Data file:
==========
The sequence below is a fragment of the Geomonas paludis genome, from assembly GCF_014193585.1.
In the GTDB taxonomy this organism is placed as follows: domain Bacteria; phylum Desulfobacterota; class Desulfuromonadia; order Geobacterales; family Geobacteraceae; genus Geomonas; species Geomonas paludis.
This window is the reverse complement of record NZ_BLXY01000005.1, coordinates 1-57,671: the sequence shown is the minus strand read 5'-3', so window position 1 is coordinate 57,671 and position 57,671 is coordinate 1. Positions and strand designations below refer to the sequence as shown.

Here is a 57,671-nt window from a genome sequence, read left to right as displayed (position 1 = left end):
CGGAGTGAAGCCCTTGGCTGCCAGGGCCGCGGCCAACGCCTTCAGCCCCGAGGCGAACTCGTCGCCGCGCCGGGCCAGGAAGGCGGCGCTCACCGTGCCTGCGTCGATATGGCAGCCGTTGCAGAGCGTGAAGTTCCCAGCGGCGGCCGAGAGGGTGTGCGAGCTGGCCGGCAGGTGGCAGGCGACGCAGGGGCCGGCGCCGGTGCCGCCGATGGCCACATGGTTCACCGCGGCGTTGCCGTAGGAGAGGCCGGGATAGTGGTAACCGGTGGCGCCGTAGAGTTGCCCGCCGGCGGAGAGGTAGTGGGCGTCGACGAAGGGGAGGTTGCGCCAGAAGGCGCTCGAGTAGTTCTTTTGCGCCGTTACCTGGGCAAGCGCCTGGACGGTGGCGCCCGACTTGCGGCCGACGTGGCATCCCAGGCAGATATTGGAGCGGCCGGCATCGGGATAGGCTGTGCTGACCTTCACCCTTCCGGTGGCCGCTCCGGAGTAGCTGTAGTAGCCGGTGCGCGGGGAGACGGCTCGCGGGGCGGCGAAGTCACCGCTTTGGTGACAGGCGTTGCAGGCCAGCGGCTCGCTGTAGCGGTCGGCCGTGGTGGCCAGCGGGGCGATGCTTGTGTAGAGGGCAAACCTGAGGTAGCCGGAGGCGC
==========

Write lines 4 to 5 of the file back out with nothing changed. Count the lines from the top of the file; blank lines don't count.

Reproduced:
Here is a 57,671-nt window from a genome sequence, read left to right as displayed (position 1 = left end):
CGGAGTGAAGCCCTTGGCTGCCAGGGCCGCGGCCAACGCCTTCAGCCCCGAGGCGAACTCGTCGCCGCGCCGGGCCAGGAAGGCGGCGCTCACCGTGCCTGCGTCGATATGGCAGCCGTTGCAGAGCGTGAAGTTCCCAGCGGCGGCCGAGAGGGTGTGCGAGCTGGCCGGCAGGTGGCAGGCGACGCAGGGGCCGGCGCCGGTGCCGCCGATGGCCACATGGTTCACCGCGGCGTTGCCGTAGGAGAGGCCGGGATAGTGGTAACCGGTGGCGCCGTAGAGTTGCCCGCCGGCGGAGAGGTAGTGGGCGTCGACGAAGGGGAGGTTGCGCCAGAAGGCGCTCGAGTAGTTCTTTTGCGCCGTTACCTGGGCAAGCGCCTGGACGGTGGCGCCCGACTTGCGGCCGACGTGGCATCCCAGGCAGATATTGGAGCGGCCGGCATCGGGATAGGCTGTGCTGACCTTCACCCTTCCGGTGGCCGCTCCGGAGTAGCTGTAGTAGCCGGTGCGCGGGGAGACGGCTCGCGGGGCGGCGAAGTCACCGCTTTGGTGACAGGCGTTGCAGGCCAGCGGCTCGCTGTAGCGGTCGGCCGTGGTGGCCAGCGGGGCGATGCTTGTGTAGAGGGCAAACCTGAGGTAGCCGGAGGCGC